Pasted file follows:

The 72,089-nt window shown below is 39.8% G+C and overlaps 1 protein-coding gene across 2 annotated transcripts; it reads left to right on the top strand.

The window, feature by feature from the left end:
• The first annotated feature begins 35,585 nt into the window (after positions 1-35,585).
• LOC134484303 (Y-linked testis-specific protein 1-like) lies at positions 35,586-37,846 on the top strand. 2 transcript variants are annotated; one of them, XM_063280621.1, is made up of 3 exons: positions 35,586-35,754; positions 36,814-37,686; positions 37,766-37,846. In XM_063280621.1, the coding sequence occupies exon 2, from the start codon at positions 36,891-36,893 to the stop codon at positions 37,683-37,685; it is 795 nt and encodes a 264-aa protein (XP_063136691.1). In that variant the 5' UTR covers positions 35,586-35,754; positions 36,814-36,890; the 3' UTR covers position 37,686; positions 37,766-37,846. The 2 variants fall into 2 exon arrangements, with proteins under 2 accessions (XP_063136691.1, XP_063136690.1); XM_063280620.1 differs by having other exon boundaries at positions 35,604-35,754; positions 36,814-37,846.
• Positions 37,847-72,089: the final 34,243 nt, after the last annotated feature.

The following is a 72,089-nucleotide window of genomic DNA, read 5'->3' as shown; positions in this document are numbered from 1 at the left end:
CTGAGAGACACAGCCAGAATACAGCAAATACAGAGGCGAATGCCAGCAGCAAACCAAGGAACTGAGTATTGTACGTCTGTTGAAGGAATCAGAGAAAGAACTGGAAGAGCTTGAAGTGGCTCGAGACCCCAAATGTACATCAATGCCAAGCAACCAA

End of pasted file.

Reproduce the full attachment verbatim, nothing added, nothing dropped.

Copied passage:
The 72,089-nt window shown below is 39.8% G+C and overlaps 1 protein-coding gene across 2 annotated transcripts; it reads left to right on the top strand.

The window, feature by feature from the left end:
• The first annotated feature begins 35,585 nt into the window (after positions 1-35,585).
• LOC134484303 (Y-linked testis-specific protein 1-like) lies at positions 35,586-37,846 on the top strand. 2 transcript variants are annotated; one of them, XM_063280621.1, is made up of 3 exons: positions 35,586-35,754; positions 36,814-37,686; positions 37,766-37,846. In XM_063280621.1, the coding sequence occupies exon 2, from the start codon at positions 36,891-36,893 to the stop codon at positions 37,683-37,685; it is 795 nt and encodes a 264-aa protein (XP_063136691.1). In that variant the 5' UTR covers positions 35,586-35,754; positions 36,814-36,890; the 3' UTR covers position 37,686; positions 37,766-37,846. The 2 variants fall into 2 exon arrangements, with proteins under 2 accessions (XP_063136691.1, XP_063136690.1); XM_063280620.1 differs by having other exon boundaries at positions 35,604-35,754; positions 36,814-37,846.
• Positions 37,847-72,089: the final 34,243 nt, after the last annotated feature.

The following is a 72,089-nucleotide window of genomic DNA, read 5'->3' as shown; positions in this document are numbered from 1 at the left end:
CTGAGAGACACAGCCAGAATACAGCAAATACAGAGGCGAATGCCAGCAGCAAACCAAGGAACTGAGTATTGTACGTCTGTTGAAGGAATCAGAGAAAGAACTGGAAGAGCTTGAAGTGGCTCGAGACCCCAAATGTACATCAATGCCAAGCAACCAA